In the couple of weeks since I decided to slow my blog to three days a week from five days a week, I’ve gotten an inordinate amount of complaints. I could take that as a compliment, because it means that people are enjoying the blog. And I AM kind of flattered. For example, my mother said that a day without my blog is “like a day without sunshine.”
Then there were the other complaints. I’m not going to name names, but there were the people who told me it’s my JOB to entertain them. And the people who told me that I will never be a serious writer if I don’t blog every day.
To those soul-sucking vultures who think it is my primary duty in life to provide lengthy and amusing posts for you on a daily basis, I would like to invite you, at your earliest possible convenience, to jump off a cliff.
I mean, I’m thrilled that you find me amusing. But am I here to amuse you?
However, for those of you who either politely inquired about the frequency of my posts or else have decided to suffer in silence because you know that true art cannot be rushed, I would like to explain why I cut it down to three days a week.
Stephen King, who is one of my all-time favorite authors (despite my firmly-held belief that all of his books have the same plot: someone or something goes crazy and kills people), described the problem perfectly in his book On Writing. King worked as an English teacher before he got a six-digit contract for Carrie. And he explained that the problem with teaching was that for the first time in his life, writing was hard. He said that while he loved his kids, by Friday afternoons, he felt like he “had jumper cables clamped to [his] brain.”
While there are a lot of really rewarding parts to teaching, it’s also the most mentally draining activity that I have ever experienced. I spend seven hours of my day with thirty pairs of eyes on me.
Now I AM narcissistic enough to enjoy being the center of attention, but being the center of attention for that long is exhausting. I know that I’ve said this before on this blog, but as my mother always says, as a teacher, you’re the subject of someone’s dinner table conversation every night of your life. And the problem is, they’re much more likely to discuss what you screwed up than what you did right. So if you get lipstick on your teeth, spill coffee on your shirt, or have a wedgie that needs picking, THAT is what your kids will be telling their parents over dinner that night.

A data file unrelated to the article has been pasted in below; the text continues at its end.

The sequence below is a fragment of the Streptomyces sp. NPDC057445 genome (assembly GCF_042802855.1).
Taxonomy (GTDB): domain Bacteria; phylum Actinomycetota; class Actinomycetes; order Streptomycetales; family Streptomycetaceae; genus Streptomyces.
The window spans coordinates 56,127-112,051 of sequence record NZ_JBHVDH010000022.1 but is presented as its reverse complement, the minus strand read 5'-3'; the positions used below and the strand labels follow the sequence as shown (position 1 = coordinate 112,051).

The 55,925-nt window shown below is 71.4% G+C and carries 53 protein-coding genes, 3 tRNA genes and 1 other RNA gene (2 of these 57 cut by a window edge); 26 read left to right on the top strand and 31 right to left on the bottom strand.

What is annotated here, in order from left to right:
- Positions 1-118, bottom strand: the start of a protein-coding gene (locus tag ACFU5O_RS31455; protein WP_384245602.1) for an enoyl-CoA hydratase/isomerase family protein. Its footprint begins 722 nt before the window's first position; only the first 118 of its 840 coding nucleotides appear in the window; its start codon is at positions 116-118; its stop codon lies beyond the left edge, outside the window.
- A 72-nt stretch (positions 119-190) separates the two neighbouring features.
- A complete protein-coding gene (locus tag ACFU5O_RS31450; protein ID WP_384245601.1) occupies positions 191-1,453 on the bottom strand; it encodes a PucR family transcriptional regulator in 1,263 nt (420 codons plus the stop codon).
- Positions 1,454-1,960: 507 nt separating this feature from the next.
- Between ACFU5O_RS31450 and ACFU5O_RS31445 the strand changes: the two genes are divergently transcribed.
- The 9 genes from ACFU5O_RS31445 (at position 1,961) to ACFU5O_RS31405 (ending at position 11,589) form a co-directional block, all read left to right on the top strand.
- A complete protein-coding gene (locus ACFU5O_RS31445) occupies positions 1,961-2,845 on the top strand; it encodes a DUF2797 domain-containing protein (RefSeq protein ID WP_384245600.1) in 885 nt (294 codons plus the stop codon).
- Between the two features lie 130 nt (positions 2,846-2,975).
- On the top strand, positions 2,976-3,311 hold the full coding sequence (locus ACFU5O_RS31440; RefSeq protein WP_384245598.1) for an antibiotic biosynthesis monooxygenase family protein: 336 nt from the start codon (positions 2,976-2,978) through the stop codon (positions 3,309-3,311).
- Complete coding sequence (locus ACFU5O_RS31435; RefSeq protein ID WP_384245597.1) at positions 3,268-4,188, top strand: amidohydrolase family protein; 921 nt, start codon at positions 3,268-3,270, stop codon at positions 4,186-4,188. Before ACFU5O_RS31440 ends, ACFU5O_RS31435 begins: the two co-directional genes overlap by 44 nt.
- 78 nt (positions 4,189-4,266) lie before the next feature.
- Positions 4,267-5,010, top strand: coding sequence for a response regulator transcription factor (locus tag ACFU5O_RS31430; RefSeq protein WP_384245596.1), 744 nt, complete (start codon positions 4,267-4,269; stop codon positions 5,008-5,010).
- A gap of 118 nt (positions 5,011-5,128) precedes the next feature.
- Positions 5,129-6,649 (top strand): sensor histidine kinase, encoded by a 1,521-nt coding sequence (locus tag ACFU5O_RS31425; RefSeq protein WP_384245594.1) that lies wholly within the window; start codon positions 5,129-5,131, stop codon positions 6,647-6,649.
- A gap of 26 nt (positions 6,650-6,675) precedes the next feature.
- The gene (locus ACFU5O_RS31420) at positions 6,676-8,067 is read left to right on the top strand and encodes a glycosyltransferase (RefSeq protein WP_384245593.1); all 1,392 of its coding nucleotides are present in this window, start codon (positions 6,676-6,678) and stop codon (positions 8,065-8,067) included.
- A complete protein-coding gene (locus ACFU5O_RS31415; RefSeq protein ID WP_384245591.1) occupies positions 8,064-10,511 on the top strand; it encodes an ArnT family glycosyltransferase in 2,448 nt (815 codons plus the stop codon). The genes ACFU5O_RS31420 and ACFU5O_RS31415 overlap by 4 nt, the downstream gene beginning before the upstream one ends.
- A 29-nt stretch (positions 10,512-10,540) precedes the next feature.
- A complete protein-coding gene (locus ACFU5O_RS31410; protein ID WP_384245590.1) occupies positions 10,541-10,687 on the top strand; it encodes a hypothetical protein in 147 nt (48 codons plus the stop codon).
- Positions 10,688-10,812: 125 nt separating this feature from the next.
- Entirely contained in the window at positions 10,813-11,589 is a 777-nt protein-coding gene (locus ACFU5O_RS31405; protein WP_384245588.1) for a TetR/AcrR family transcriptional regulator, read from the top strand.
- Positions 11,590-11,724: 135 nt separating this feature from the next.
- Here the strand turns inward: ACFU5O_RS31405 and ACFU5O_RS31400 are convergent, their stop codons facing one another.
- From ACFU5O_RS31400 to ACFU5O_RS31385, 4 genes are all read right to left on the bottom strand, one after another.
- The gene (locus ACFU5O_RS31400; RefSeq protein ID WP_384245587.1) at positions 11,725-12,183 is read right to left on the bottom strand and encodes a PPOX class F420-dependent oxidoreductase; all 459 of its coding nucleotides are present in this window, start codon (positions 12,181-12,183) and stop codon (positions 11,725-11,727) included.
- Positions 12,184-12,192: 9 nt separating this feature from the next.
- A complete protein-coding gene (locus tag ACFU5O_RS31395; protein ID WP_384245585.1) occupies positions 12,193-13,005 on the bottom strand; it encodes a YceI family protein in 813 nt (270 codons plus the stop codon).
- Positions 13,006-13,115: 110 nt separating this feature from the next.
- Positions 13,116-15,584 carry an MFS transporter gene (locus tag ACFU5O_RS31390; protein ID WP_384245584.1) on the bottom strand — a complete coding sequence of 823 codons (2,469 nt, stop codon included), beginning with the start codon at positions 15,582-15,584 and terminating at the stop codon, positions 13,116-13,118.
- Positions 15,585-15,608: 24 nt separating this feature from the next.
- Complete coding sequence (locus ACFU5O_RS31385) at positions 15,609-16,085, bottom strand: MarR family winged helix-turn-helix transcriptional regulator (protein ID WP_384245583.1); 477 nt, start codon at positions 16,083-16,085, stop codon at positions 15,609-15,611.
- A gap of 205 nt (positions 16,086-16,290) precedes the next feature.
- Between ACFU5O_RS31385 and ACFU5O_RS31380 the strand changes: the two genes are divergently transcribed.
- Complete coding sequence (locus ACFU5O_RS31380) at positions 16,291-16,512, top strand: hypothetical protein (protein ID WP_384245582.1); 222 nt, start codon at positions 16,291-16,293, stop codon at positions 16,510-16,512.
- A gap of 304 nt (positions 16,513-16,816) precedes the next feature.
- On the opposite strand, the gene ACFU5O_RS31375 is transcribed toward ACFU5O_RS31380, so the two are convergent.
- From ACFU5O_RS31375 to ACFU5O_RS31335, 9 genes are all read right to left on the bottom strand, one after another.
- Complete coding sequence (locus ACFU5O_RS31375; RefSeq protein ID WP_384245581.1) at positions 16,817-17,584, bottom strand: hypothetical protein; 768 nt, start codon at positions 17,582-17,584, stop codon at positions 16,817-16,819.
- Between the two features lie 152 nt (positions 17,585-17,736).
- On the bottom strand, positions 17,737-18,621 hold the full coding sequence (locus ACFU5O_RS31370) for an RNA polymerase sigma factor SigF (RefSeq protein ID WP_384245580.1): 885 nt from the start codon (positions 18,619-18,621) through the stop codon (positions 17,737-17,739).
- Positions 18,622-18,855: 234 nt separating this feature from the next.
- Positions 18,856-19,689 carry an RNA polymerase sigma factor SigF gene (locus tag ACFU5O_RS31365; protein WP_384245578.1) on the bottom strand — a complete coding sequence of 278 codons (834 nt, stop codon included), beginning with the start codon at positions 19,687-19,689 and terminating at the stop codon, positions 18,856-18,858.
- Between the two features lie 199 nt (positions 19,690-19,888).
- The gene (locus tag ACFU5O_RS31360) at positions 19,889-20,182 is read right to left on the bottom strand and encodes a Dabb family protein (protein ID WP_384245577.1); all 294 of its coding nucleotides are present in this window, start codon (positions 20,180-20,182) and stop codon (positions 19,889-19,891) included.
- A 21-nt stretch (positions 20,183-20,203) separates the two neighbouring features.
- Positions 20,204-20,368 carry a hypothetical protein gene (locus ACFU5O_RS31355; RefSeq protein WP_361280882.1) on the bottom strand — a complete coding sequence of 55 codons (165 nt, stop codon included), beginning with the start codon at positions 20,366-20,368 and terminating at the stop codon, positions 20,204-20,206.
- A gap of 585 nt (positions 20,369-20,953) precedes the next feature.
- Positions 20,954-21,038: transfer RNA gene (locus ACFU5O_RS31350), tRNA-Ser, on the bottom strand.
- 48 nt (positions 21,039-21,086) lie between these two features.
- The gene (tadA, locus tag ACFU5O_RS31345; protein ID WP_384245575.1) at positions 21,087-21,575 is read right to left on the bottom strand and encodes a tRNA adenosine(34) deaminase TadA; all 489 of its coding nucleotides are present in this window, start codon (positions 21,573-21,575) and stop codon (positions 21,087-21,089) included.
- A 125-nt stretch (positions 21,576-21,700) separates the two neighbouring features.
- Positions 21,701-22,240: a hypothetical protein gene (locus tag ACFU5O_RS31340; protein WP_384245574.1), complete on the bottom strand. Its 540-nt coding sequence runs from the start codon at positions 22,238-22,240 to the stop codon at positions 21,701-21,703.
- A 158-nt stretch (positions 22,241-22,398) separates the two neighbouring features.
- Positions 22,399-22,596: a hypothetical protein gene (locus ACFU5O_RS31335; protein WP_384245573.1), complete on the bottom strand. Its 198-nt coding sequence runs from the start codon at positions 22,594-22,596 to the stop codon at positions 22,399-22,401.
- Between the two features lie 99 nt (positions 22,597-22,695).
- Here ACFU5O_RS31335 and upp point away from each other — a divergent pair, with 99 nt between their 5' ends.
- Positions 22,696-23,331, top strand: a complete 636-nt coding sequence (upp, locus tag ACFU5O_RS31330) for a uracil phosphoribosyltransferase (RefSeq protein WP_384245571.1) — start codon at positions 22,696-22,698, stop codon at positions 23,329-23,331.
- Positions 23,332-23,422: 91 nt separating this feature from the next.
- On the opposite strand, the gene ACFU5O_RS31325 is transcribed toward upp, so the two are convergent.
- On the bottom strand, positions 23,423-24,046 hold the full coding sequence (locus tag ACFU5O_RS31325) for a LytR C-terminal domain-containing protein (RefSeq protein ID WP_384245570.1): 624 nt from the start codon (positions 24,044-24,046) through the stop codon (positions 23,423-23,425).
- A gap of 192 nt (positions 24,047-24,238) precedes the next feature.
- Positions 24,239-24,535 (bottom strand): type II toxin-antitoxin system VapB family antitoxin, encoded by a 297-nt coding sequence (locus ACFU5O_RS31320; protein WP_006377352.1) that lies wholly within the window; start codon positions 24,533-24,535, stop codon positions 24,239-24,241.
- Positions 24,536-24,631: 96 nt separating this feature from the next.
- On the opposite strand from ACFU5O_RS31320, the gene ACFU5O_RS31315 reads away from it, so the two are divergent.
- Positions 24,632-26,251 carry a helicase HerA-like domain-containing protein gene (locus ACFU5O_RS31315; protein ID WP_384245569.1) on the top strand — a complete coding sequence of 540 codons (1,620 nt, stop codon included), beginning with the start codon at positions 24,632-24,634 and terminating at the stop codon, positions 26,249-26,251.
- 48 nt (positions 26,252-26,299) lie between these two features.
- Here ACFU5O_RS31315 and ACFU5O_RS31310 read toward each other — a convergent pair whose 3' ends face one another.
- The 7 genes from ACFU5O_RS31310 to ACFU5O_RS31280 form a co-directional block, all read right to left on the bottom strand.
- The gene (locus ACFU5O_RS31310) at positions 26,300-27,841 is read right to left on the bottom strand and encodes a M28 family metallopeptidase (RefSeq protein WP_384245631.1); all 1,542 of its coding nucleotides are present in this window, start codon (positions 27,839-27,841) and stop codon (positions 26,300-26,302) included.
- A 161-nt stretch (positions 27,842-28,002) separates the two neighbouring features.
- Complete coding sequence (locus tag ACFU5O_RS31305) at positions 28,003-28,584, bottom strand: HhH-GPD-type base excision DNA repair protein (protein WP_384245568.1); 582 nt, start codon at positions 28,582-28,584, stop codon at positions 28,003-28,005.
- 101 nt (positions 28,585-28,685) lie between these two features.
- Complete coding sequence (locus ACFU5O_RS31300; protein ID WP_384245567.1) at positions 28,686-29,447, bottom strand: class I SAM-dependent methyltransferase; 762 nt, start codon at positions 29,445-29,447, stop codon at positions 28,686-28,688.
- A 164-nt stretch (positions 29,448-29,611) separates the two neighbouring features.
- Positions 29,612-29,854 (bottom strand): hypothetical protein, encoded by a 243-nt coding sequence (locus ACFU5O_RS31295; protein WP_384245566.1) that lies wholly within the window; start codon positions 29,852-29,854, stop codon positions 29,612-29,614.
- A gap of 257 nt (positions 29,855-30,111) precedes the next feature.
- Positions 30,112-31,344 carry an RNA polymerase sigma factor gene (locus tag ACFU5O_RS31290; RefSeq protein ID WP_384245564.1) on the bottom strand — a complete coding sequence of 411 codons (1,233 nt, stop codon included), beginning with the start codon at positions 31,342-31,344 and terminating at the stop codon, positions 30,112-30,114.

But for those of you who still think I owe you five blog posts a week, let’s walk through my typical day. I get up at 5:30am every day for school. And still usually arrive just minutes before my first class starts. I teach from 7:25 until 8:12, then I get my two planning periods together. Which SOUNDS good, in theory. Unfortunately, that early in the morning, I’m not as good at focusing as I would like to be (due largely to my chronic insomnia). But I spend as much of that time as I can grading papers, inputing grades, Xeroxing, and planning for the rest of the week.
From 10:01 until 2:10, I’m in class straight through. Lunch is in there, but I ALWAYS have newspaper kids working with me and English kids coming in for help during those periods. There’s no break at all in there, and because I’m in four different classrooms for the last four periods of the day, I don’t even have time for a bathroom break between classes. If I have to go, I have to hold it or find someone to cover my class.
I know what you’re thinking: at 2:10, she gets to go home.
You’re funny. Really. Hilarious.
Most days, I don’t get out of there until after 3, and that’s an EARLY day for me. Often I’m there far later for meetings, group planning sessions, or to work on the newspaper. Then, when I finally DO get to go home, I have grading to do.
After all that, when I finally have time to sit down and start my blog for your amusement, my brain feels like jello that was made with pineapple chunks and therefore won’t gel.
But three nights a week, I still try to come up with something witty and funny to say. Which means I am left with no time to work on any other writing (like my next book, which fans of Beyond the Palace are already asking for). And if I don’t pay attention to Rosie somewhere in there before I collapse into bed (which almost never happens before midnight), she shows me how sympathetic she is to my busy schedule by leaving me little presents on the dining room rug.
So to sum up, I do love that people are enjoying the blog. And when I’m off for the summer, I’ll probably go back to five posts a week. But if you nag me about it during the school year, I’m going to use one of those nights off from blogging to retaliate in an immature show of annoyance (most likely by wrapping your house. I’ve been around high school kids for WAY too long).
But if you just can’t get enough of my writing and are DYING to read more, pick up my book. And if you’ve already read it, tell everyone you know to read it. Because if I get a real publishing contract and make enough money to write full time, you’ll get more blogs.
And if that STILL doesn’t make you feel better, I’m trying to use the extra nights off to polish up my next book to self-publish. So more writing IS coming your way, you just might have to wait a little while.